23. Islam, G., Holm, M., & Karjalainen, M. (2017). Sign of the times: mindfulness as an empty signifier. Organization, November, 1–27.Google Scholar
  24. Kabat-Zinn, J. (1990). Full catastrophe living. New York: Delacorte.Google Scholar
  25. Kornberger, M., Clegg, S. R., & Carter, C. (2006). Rethinking the polyphonic organization: managing as discursive practice. Scandinavian Journal of Management, 22(1), 3–30.Google Scholar
  26. McMahan, D. (2008). The making of Buddhist modernism. Oxford: Oxford University Press.Google Scholar
  27. Mumford, T. V., Campion, M. A., & Morgeson, F. P. (2007). The leadership skills strataplex: leadership skill requirements across organizational levels. The Leadership Quarterly, 18(2), 154–166.Google Scholar
  28. Muyzenberg, L., & HRH the Dalai Lama. (2011). The leaders way: business, Buddhism and happiness in an interconnected world. Boston: Nicholas Brealey Publishing.Google Scholar
  29. Niemiec, R. M., Rashid, T., & Spinella, M. (2012). Strong mindfulness: Integrating mindfulness and character strengths. Journal of Mental Health Counseling, 34(3), 240.Google Scholar
  30. Oxford English Dictionary. (1979). Compact edition. London: Complete Text Book Club Associates.Google Scholar
  31. Pedler, M., Burgoyne, J., & Boydell, T. (2010). A manager’s guide to leadership: an action learning approach (2nd ed.). London: McGraw Hill.Google Scholar
  32. Purser, R., & Loy, D. (2013). Beyond McMindfulness. The blog: Huffington Post, 1.Google Scholar
  33. Rosa, H. (2013). Social acceleration: a new theory of modernity. New York: Columbia University Press.Google Scholar
  34. Ryle, G. (1949). The concept of mind. Chicago: University of Chicago Press.Google Scholar
  35. Shantideva, A., & Batchelor, S. (1981). A guide to the Bodhisattvas way of life. Dharamsala: Library of Tibetan Work and Archives.Google Scholar
  36. Shapiro, S. L., Carlson, L. E., & Astin, J. A. (2006). Mechanisms of mindfulness. Journal of Clinical Psychology, 62, 373–386.PubMedGoogle Scholar
  37. Shonin, E., & Van Gordon, W. (2015). Managers experiences of meditation awareness training. Mindfulness, 6(4), 899–909.Google Scholar
  38. Shonin, E., Van Gordon, W., Dunn, T., Singh, N., & Griffiths, M. D. (2014). Meditation awareness training for work-related wellbeing and job performance: a randomized controlled trial. International Journal of Mental Health and Addiction, 12, 806–823.Google Scholar
  39. Shonin, E., Van Gordon, W., & Griffiths, M. (Eds.). (2016). Mindfulness and Buddhist-derived approaches to mental health and addiction. New York: Springer.Google Scholar
  40. Siegel, D. (2007). The mindful brain. New York: Norton.Google Scholar
  41. Silananda, U., & Heinze, R.-I. (1995). The four foundations of mindfulness. Somerville: Wisdom Publications.Google Scholar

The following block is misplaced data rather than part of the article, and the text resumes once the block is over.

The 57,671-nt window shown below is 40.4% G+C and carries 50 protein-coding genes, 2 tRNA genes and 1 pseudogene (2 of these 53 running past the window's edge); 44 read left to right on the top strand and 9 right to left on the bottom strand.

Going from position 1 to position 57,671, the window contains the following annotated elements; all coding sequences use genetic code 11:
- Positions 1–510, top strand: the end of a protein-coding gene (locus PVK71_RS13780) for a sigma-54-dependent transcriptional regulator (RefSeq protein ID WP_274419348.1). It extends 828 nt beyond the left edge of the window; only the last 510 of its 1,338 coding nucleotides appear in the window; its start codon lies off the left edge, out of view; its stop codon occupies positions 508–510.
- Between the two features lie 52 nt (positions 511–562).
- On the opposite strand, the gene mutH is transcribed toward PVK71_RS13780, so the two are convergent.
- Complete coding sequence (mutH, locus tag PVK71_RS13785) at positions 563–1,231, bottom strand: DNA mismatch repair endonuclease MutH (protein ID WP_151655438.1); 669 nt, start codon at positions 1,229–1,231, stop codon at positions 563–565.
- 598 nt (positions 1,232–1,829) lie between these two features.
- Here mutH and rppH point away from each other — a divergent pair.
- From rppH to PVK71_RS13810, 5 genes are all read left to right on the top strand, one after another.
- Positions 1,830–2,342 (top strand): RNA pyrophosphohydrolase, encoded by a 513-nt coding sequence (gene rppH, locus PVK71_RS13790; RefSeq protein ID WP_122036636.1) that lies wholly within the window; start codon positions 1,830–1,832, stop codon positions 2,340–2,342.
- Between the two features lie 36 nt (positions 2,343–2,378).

42. Singh, N. N., Lancioni, G. E., Karazsia, B. T., Myers, R. E., Winton, A. S. W., Latham, L. L., & Nugent, K. (2015). Effects of training staff in MBPBS on the use of physical restraints, staff stress and turnover, staff and peer injuries, and cost effectiveness in developmental disabilities. Mindfulness, 6, 926–937.Google Scholar
  43. Tenney, M., & Gard, T. (2016). The mindfulness edge: how to rewire your brain for leadership and personal excellence without adding to your schedule. Hoboken: Wiley.Google Scholar
  44. Van Gordon, W., Shonin, E., & Griffiths, M. D. (2015). Towards a second-generation of mindfulness-based interventions. Australia and New Zealand Journal of Psychiatry, 49, 591–592.Google Scholar
  45. Van Gordon, W., Shonin, E., Lomas, T., & Griffiths, M. D. (2016). Corporate use of mindfulness and authentic spiritual transmission: competing or compatible ideals? Mindfulness and Compassion, 1, 75–83.Google Scholar
  46. Vogus, T., & Sutcliffe, K. (2012). Organizational mindfulness and mindful organizing: a reconciliation and path forward. Academy of Management Learning & Education, 11(4), 722–735.Google Scholar
  47. Wallace, B. Alan. (2003). Buddhism and Science: breaking new ground. New York; Columbia University Press.Google Scholar
  48. Wallace, B. Alan. (2009). Mind in the balance, meditation in science, buddhism and christianity. New York; Columbia University Press.Google Scholar
  49. Wallis, J. (2011). The elixir of mindfulness, Speculative-Non-Buddhist.
  50. Weber, M. (1946). Class, status, party. I. In H. H. Gerth & C. W. Mills (Eds.), From Max Weber: Essays in sociology (pp. 180–195). New York: Oxford University Press.Google Scholar
  51. Weick, K. E., & Sutcliffe, K. M. (2015). Managing the unexpected: sustained performance in a complex world. Hoboken: Wiley.Google Scholar
  52. Williams, M. (2010). Mindfulness and psychological process. Emotion, 10(1), 1–7.PubMedGoogle Scholar
  53. Wilson, J. (2014). Mindful America: the mutual transformation of Buddhist meditation and American culture. London: Oxford University Press.Google Scholar

Copyright information

© Springer Science+Business Media, LLC, part of Springer Nature 2018

Authors and Affiliations

  1. 1.Macquarie Graduate School of ManagementMacquarie UniversitySydneyAustralia

Personalised recommendations